After nearly 10 months of being in Austin for session (through May) and 3 different 30-day special sessions, I am thrilled to finally be back home. The 3rd–and hopefully final–special session ended a little after 1am Tuesday morning. After dealing with topics like election integrity and a 13th check for retired teachers in the previous special session, Governor Abbott put ten items on the call for this third special session:
- Appropriating federal relief and recovery funds,
- Prohibition on COVID vaccine mandates from government entities,
- Transgender athlete participation in UIL sports,
- Dog tethering,
- Property tax relief (added with 28 days remaining in the special),
- Bail reform constitutional amendment (added with 28 days remaining in the special),
- Increases in penalties for illegally voting (added with 20 days remaining in the special),
- Prohibition on COVID vaccine mandates from all entities (added with 8 days remaining in the special),
- Higher education improvements (added with 4 days remaining in the special)
As a reminder, when we are in a special session, we cannot pass bills that are not on the Governor’s agenda.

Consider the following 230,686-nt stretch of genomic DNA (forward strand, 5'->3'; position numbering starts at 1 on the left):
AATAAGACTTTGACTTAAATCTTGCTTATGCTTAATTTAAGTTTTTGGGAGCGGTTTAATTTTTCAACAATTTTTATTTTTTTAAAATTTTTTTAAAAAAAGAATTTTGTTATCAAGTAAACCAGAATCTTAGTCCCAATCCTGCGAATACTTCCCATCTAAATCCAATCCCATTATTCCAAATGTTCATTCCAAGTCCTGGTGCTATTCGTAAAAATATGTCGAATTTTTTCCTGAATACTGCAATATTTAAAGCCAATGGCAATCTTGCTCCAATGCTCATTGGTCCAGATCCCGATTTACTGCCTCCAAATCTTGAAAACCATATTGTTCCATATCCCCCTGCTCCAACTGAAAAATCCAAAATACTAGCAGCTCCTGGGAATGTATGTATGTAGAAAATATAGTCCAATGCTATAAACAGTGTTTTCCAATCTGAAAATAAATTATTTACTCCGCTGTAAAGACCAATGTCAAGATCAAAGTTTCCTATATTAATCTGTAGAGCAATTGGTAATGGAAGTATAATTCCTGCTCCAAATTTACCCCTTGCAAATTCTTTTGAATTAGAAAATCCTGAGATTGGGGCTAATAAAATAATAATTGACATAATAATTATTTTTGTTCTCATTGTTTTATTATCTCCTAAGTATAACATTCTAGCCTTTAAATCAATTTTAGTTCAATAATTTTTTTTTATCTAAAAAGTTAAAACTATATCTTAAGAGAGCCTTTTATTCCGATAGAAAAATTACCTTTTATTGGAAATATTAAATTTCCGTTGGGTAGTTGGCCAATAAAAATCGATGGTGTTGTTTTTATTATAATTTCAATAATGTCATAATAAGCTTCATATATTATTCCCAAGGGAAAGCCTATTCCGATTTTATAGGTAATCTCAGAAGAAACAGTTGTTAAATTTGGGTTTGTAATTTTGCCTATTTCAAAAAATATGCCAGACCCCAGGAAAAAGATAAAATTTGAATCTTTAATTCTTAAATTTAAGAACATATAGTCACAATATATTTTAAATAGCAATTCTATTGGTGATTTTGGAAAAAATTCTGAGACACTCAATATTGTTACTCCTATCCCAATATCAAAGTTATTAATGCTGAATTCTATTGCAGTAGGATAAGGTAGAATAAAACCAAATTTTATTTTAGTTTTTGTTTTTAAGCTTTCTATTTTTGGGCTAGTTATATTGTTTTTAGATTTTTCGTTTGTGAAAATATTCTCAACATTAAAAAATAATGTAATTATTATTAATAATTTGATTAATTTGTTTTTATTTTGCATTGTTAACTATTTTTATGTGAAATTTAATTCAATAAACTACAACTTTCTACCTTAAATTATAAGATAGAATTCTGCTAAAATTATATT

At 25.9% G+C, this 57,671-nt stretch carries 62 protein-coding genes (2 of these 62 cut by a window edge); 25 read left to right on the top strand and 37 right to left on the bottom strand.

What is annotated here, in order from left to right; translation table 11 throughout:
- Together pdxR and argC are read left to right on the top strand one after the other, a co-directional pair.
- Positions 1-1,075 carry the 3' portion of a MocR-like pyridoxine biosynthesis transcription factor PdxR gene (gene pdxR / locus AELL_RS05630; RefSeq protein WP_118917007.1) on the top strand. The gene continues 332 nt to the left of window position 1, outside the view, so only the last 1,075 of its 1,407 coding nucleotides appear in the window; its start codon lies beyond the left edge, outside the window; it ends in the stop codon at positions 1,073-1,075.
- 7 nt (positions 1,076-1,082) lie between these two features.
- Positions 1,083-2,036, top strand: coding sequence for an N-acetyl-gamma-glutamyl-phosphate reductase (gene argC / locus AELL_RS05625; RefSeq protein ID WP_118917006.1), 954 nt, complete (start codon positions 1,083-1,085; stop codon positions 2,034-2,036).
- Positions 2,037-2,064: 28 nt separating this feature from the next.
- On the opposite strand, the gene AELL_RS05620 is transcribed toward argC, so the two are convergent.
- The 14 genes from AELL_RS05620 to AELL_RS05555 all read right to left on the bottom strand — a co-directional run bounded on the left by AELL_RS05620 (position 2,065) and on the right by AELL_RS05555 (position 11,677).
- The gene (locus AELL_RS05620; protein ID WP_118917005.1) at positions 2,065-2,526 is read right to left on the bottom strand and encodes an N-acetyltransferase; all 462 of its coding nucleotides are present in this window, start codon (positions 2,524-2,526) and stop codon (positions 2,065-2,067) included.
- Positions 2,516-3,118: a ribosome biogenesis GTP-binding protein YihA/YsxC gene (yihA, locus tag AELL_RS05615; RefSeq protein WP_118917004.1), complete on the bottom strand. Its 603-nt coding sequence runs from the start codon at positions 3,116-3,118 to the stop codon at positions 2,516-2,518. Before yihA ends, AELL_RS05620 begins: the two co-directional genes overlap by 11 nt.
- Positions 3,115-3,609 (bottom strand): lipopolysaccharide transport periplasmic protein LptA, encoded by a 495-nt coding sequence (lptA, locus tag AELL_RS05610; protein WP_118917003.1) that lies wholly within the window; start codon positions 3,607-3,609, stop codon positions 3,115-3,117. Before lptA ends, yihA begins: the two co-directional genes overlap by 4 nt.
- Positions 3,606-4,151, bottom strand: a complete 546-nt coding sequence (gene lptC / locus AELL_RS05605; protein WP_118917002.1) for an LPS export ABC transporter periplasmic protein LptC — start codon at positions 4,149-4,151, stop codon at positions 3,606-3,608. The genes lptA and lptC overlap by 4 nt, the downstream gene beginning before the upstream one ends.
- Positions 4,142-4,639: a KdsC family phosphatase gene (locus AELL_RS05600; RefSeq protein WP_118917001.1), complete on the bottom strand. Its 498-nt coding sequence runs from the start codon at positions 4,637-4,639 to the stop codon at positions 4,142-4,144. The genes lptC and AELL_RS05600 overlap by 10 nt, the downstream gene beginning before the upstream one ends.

The biggest and absolute MUST-PASS item was redistricting and we were able to pass all of the necessary maps on time. Every ten years, the Texas Legislature is tasked with drawing the districts for the Texas House, Texas Senate, State Board of Education, and Texas’ Congressional seats. Our state’s growth over the past ten years resulted in Texas gaining two seats in the US House of Representatives, which means two additional congressional districts had to be drawn into the state.
Closer to home, our Texas House district (HD-69) needed to grow by about 30,000 people. To gain that population, the district is growing from 6 counties (Archer, Baylor, Clay, Foard, Knox, and Wichita) to 14 counties (by adding Cottle, Fisher, Hardeman, Haskell, King, Motley, Stonewall, and Wilbarger).
Of those 9 items listed above, there were a couple of topics that did not make it across the finish line. The most notable issue that did not make it to the Governor’s desk was the prohibition on COVID vaccine mandates. I supported legislation that would have protected individuals from mandated vaccination by either the government or business owners, but in the end the votes were not there to get something passed out of either the House or Senate. The Governor did issue an executive order that accomplishes the same thing and that is effectively law until his emergency declaration on COVID expires.
Below, we have provided a brief breakdown of each of the bills passed this special session. If you have any questions about what passed (or did not pass) over the past ten months, please reach out to me or my office.